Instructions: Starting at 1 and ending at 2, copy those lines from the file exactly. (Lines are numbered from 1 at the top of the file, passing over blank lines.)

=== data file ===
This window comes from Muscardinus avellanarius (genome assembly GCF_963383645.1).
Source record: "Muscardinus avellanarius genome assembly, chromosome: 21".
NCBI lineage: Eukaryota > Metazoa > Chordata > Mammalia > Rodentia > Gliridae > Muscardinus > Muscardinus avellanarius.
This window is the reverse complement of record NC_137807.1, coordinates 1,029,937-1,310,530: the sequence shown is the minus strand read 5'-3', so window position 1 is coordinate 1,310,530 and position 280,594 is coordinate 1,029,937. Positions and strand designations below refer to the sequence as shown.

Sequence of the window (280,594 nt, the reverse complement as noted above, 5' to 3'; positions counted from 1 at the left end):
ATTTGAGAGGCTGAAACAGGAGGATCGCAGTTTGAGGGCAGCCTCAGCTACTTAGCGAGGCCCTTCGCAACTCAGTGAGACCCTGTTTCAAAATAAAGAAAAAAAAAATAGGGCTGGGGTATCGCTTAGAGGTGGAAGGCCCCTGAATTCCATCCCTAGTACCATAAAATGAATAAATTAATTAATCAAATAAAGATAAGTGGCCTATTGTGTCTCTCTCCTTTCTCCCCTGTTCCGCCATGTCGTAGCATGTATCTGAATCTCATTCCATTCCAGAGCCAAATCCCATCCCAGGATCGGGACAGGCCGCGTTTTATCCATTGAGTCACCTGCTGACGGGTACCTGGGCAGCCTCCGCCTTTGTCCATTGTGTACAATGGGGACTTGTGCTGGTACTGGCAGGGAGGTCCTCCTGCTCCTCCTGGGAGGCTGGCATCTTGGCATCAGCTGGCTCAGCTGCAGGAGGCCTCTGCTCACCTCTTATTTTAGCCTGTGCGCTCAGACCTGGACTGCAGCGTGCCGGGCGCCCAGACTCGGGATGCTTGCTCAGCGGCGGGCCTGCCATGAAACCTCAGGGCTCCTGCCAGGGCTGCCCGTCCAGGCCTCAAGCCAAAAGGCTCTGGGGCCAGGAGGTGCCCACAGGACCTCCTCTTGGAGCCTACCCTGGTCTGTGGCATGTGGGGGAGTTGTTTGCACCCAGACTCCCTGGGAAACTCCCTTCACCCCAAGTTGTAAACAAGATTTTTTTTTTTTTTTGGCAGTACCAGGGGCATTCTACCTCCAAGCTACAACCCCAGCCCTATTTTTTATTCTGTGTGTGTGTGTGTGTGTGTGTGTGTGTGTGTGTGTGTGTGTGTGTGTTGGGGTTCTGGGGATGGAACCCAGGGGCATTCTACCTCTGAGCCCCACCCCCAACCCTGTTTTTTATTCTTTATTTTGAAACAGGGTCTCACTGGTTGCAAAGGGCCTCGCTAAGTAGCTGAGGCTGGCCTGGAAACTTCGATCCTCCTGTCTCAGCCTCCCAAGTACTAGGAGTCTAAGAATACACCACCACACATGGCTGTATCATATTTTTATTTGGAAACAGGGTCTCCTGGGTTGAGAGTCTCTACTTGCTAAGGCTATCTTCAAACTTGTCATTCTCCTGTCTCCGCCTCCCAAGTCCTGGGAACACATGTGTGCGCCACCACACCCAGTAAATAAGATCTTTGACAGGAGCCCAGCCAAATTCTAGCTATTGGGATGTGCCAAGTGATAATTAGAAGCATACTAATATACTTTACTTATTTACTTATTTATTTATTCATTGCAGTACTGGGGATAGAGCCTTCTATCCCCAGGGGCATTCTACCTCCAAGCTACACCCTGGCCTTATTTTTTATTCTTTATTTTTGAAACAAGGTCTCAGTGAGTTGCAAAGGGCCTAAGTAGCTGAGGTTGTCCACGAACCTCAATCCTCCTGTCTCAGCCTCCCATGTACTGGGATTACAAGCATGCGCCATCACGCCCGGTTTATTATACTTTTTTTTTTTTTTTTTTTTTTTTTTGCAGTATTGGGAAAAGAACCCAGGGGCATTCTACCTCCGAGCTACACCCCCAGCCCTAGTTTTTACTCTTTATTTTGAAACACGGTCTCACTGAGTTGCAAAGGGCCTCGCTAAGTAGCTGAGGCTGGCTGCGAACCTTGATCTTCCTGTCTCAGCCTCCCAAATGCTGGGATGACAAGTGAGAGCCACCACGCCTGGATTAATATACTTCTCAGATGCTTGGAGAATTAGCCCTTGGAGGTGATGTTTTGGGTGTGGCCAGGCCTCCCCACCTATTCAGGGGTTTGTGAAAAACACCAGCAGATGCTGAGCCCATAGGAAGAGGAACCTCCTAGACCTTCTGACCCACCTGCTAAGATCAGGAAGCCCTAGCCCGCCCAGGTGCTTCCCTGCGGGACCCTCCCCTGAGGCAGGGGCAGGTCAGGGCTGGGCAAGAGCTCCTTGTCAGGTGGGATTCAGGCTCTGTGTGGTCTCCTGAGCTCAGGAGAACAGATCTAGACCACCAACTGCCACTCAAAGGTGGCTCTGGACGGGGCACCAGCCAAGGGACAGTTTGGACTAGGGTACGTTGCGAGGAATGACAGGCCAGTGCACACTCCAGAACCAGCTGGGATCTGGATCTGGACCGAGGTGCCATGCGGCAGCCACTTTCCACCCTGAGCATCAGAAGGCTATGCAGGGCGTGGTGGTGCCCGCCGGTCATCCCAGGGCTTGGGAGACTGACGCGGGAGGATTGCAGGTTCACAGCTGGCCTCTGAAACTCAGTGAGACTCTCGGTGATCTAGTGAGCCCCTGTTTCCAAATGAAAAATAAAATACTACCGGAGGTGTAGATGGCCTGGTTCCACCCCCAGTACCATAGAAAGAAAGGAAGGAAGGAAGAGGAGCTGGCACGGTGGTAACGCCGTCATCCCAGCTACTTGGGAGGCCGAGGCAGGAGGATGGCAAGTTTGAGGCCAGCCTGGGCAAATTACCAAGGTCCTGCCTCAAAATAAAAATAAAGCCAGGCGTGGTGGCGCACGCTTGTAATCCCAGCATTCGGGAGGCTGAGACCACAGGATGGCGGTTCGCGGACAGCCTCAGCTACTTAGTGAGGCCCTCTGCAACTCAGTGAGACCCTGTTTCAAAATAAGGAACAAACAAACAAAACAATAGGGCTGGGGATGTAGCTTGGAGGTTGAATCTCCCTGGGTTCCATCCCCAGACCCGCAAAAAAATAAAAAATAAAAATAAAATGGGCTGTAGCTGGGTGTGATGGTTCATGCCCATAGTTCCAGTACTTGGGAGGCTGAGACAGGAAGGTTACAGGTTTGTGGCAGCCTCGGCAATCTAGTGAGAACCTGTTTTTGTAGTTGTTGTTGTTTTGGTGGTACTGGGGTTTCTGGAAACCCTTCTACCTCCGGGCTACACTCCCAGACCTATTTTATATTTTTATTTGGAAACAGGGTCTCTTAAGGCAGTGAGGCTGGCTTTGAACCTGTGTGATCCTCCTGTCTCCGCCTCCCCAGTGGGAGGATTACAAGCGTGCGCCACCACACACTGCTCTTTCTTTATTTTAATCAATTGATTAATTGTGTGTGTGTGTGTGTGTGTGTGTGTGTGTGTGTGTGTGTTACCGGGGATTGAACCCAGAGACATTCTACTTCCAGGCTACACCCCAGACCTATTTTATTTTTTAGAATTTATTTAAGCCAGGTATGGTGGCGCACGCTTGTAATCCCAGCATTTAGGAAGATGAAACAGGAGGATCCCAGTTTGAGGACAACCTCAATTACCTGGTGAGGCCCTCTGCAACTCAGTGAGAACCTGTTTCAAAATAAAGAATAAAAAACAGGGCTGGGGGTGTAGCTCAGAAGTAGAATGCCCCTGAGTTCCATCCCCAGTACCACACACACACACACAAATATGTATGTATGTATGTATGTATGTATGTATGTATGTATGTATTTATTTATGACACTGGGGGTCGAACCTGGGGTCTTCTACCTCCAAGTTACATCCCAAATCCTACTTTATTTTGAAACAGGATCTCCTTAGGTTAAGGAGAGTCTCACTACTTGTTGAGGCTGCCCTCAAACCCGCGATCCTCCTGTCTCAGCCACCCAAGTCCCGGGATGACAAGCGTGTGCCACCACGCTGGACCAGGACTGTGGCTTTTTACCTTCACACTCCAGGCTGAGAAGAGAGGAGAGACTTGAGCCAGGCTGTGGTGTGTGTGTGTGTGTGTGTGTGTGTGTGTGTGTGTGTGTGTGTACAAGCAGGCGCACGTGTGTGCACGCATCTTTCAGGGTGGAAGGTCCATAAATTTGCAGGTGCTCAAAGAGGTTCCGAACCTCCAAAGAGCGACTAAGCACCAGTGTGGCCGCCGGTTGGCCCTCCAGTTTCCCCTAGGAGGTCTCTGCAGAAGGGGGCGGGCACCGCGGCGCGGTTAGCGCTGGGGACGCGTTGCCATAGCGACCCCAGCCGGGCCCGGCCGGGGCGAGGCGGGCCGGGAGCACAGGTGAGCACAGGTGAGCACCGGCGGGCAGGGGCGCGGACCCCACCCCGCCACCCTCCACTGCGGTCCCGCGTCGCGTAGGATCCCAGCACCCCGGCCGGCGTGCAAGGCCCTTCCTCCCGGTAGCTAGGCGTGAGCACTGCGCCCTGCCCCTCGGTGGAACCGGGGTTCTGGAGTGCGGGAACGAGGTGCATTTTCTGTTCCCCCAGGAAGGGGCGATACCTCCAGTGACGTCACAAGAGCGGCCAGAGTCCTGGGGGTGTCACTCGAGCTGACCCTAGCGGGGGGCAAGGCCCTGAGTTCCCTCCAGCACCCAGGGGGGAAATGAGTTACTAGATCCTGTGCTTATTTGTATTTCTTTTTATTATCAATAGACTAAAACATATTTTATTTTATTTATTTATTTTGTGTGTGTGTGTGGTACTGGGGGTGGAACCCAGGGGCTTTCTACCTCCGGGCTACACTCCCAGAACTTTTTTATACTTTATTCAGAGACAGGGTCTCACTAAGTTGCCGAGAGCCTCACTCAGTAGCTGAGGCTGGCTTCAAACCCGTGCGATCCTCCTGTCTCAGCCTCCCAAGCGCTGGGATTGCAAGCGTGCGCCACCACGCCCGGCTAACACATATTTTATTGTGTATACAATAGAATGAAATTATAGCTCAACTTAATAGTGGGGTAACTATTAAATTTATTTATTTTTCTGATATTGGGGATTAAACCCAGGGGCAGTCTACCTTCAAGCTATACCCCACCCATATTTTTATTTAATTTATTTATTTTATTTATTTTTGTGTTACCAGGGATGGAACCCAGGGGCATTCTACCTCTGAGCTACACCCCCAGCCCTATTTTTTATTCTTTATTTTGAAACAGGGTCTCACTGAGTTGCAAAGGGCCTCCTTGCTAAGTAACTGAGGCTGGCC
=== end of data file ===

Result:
This window comes from Muscardinus avellanarius (genome assembly GCF_963383645.1).
Source record: "Muscardinus avellanarius genome assembly, chromosome: 21".